But now that we have brought up culture and nepotism, I must tell you the story of Ekalavya.  This can be found in the Mahabarata. Ekalavya was a Bhil boy who was keen on learning archery. Given that fighting was what kshatriyas did, Ekalavya did not find a suitable teacher. Drona (the royal teacher) refused to teach him. But Ekalavya was stealthy. He built a statue of Drona and began considering the staute a teacher. He would go and observe Drona teaching the princes, and began learning. Gradually Ekalavya became so good, that his skills surpassed that of Arjun (the teacher’s favourite). When Drona saw this, he asked Ekalavya who his teacher was. On learning that it was Drona himself who had inadvertently ‘taught’ Ekalavya, he asked his student for what is called a ‘Guru-dakshina’ (teaching fee). He demanded that Ekalavya cut-off the thumb  of his archery hand. Ekalavya complied.

He did later learn how to shoot from his other hand, but that was that. He was not as skilled as he would have been had his thumb not been cut-off.

So here we see a clear case of corruption don’t we. Drona was not merely favouring his pupil, but he forced a more skilled young man to mutilate himself in order to allow his favourite to get ahead. Is that corruption or is it a cultural issue?

Why did Ekalavya face the disadvantage he did? The most specious answer is, because Drona liked Arjuna.

But why did Drona like Arjuna? Caste was definitely relevant here. A Bhil, i Drona’s eyes, could not beat a warrior prince, and he could simply not allow that to happen. This is similar to why another talented warrior Karna, was never allowed to challenge Arjuna, as Karna belonged a supposedly lower caste of Charioteers.

Some of you will be rolling your eyes now. Am I really ascribing the failure of the Anna Hazare movement to stories in the Mahabharata?

Certainly not. I am just trying to show through these examples that there are several factors that have made our society rigid. The caste system has played some sort of a role in our rigid conception of society and the resultant decay in values. And yes, that has lead to corruption in the form of nepotism and quid pro quo.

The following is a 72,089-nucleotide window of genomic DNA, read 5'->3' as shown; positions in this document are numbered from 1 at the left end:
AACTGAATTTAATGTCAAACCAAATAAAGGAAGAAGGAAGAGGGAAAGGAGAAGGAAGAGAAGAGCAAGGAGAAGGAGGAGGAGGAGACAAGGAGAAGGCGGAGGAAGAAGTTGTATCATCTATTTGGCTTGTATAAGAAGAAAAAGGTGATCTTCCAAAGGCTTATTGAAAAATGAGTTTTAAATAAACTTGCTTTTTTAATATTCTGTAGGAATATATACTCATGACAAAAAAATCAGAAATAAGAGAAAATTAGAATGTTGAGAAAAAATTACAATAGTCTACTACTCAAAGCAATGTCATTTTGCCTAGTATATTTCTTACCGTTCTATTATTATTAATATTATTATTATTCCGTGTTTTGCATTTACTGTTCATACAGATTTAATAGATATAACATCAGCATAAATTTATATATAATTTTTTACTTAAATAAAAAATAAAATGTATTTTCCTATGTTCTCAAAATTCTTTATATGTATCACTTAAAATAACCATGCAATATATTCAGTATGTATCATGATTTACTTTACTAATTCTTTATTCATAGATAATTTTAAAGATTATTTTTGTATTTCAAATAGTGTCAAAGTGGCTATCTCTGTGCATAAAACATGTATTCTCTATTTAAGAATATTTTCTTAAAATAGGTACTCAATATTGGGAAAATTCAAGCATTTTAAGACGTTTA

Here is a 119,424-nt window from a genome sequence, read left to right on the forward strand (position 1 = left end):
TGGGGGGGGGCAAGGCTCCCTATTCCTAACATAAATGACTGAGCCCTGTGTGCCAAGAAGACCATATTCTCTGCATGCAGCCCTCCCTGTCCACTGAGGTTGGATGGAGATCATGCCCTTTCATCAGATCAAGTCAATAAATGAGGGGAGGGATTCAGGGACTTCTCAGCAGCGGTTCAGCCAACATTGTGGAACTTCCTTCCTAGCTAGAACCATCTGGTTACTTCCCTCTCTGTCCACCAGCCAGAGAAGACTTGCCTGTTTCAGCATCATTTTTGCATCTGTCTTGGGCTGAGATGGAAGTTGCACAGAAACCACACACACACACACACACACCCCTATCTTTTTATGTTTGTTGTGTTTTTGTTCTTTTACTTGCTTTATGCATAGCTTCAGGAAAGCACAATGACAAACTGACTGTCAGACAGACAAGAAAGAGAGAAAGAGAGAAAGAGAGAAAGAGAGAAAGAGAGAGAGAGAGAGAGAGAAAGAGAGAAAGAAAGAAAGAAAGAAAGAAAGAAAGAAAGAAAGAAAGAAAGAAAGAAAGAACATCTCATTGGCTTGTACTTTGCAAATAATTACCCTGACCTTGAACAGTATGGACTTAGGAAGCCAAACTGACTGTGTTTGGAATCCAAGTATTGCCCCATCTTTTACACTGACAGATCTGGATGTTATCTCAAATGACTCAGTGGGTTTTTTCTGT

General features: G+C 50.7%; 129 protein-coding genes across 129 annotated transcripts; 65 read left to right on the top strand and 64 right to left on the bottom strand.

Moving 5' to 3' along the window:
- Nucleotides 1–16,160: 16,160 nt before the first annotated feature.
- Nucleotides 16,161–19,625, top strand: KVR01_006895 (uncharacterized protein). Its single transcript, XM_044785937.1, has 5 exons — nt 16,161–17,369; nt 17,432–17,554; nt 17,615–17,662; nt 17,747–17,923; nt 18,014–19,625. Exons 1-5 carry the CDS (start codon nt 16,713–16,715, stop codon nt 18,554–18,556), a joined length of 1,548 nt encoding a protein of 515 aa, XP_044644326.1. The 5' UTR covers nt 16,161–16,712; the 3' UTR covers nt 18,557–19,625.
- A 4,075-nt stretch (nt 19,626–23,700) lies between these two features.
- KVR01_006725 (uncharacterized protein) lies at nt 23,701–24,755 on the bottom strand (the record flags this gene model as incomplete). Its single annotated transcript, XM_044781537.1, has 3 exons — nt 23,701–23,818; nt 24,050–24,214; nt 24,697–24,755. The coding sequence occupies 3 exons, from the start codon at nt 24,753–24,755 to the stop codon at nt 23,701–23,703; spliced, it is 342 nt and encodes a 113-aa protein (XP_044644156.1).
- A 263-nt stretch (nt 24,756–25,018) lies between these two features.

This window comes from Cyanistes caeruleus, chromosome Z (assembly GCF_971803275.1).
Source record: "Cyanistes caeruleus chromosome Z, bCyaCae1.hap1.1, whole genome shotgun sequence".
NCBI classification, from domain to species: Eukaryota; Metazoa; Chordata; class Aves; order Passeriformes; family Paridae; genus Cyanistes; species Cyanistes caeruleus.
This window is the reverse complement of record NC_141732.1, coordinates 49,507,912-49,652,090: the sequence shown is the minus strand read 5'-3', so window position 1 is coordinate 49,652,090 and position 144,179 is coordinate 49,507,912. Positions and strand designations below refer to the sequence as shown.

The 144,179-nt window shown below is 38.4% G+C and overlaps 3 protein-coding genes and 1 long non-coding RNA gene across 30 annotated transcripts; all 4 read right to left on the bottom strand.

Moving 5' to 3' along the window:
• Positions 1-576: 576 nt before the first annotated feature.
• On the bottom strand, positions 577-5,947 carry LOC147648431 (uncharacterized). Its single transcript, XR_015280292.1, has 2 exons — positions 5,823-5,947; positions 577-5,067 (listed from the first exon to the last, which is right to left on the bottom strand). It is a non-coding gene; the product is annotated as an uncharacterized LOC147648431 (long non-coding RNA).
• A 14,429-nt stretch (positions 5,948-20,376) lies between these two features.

Also, on another side note, the Mahabharata does give you a lot of parallels across the ages. When a certain party leader can not look beyond their incompetent son, are you not reminded of Dhritarashtra? (this, my dear non-Indian reader, you will have

With that there is the culture of ‘adjustment’. Taking bribes is not really a big deal for a large amount of service providers, and not all of them work in the Government.

Lift boys in hospitals, university staff, our corporate honchos, or aunties keeping money stuffed in a mattress. Everyone practices a kind of corruption or the other.

Most importantly, being asked to pay a bribe is not a big deal to most people. In fact, in certain cases people prefer paying the small amount of bribe money rather than following the due procedure of law. (Such as during traffic violations).

I have been asked for bribes rarely. On all occasions I have refused to pay, and played dumb. Sitting around till I was given the service I needed. This approach is okay sometimes, but not really when bribes take the form of extortion.

For bribes that take the form of extortion we have legal remedies, and social remedies like shaming (though how well these work is open to debate).

But what about corruption that does not bother people? What about acts of quid pro quo that we practice and condone, or the bribes that we think are okay because it saves us time? These chip away at the core of our moral values, making our society empty.

This article turned out to be more preachy than it intended to be. Many of you will have problems with a lot of things that I say, and correlations I make. Correct me where you feel it is necessary, but I firmly believe no Anna, no movement can save us till we decide to save ourselves.